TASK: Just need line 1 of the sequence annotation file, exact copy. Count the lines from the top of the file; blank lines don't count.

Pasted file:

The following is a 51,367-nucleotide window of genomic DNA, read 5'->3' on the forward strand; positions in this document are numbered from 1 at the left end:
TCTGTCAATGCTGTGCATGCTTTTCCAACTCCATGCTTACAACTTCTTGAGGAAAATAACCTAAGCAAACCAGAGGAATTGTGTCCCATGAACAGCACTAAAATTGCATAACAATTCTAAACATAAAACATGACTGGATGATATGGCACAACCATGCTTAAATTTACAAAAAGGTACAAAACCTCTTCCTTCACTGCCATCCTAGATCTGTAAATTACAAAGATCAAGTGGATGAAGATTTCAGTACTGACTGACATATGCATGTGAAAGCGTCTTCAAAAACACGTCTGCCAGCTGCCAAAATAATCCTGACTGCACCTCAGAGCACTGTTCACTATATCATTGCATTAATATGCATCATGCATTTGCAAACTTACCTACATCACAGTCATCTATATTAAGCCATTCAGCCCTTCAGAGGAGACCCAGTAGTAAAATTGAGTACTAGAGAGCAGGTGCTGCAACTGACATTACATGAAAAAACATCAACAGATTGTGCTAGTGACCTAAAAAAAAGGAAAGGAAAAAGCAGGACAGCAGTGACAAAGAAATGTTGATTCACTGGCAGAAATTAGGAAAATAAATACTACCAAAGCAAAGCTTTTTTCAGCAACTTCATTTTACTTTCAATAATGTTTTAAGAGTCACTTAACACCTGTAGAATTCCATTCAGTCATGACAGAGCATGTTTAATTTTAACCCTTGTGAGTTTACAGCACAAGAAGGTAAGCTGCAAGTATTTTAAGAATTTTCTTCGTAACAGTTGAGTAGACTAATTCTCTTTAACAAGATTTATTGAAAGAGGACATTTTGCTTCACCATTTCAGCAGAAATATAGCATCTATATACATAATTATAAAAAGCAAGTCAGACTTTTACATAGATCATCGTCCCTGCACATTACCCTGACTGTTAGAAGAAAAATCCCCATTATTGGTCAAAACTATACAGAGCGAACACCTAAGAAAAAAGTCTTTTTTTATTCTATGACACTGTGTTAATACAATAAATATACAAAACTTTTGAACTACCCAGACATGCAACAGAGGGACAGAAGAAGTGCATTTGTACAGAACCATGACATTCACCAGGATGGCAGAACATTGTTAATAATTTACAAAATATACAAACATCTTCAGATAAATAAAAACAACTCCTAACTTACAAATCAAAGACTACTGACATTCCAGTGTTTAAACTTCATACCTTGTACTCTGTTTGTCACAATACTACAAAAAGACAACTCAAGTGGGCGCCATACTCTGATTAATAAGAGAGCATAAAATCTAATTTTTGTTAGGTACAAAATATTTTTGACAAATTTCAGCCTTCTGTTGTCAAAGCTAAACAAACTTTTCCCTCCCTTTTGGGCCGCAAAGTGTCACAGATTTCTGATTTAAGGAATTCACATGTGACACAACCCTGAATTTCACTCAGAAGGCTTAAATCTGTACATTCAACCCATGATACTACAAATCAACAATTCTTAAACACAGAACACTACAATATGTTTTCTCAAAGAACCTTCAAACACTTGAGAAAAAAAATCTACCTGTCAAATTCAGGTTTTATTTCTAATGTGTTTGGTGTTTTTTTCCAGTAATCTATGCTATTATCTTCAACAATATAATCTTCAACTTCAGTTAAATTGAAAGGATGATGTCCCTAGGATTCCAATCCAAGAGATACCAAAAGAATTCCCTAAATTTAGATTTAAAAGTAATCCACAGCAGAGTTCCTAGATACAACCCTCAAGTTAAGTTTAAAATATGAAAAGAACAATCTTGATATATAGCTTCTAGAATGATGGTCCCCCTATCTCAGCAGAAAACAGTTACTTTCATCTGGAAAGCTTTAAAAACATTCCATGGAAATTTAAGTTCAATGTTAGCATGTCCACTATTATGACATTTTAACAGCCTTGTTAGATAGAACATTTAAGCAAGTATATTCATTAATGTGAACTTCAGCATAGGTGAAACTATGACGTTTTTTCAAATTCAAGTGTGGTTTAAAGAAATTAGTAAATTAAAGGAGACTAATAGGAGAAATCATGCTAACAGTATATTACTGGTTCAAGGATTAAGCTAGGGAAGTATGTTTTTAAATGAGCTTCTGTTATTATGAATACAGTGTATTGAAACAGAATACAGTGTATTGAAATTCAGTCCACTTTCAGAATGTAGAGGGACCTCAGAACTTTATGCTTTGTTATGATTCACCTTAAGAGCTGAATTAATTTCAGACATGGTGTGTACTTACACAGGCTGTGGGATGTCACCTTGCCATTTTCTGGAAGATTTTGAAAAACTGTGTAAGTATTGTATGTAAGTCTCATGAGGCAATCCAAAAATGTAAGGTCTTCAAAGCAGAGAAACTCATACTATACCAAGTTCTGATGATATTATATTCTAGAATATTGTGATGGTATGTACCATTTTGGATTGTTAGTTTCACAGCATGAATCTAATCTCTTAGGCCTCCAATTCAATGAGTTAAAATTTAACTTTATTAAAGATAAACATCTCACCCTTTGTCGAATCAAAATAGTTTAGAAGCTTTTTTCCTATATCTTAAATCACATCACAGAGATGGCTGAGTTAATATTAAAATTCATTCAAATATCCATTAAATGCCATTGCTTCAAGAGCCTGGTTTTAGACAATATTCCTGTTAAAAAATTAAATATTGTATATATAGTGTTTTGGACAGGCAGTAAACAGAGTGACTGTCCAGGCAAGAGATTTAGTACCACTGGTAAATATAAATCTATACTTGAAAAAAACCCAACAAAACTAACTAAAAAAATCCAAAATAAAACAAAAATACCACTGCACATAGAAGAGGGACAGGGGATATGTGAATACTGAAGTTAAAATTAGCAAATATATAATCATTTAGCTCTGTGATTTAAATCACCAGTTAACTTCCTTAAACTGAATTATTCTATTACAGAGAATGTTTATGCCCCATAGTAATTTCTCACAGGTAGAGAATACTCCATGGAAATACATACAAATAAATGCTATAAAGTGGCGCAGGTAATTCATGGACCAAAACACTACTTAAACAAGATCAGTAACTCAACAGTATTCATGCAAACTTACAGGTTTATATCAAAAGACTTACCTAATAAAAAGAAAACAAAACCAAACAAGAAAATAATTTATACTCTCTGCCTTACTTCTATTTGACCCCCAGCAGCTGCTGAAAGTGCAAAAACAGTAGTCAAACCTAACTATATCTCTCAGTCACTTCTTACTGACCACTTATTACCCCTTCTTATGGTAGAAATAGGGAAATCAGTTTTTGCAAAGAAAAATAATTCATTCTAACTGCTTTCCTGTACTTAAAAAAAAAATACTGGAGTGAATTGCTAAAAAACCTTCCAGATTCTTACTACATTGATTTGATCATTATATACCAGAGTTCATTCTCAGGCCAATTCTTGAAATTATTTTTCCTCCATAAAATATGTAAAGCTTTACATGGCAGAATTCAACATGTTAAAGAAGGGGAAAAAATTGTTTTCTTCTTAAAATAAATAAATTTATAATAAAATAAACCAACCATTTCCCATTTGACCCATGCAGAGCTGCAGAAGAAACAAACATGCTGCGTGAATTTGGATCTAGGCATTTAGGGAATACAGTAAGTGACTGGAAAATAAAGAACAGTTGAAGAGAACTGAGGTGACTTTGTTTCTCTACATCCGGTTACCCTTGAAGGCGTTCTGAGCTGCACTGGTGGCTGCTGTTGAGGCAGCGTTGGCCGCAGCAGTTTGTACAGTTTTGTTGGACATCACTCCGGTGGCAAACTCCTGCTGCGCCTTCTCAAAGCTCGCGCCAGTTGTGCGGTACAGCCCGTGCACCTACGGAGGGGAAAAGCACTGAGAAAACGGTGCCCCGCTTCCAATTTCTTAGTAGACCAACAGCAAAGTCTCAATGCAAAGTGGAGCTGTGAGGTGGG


The following is a 51,367-nucleotide window of genomic DNA, read 5'->3' on the forward strand; positions in this document are numbered from 1 at the left end: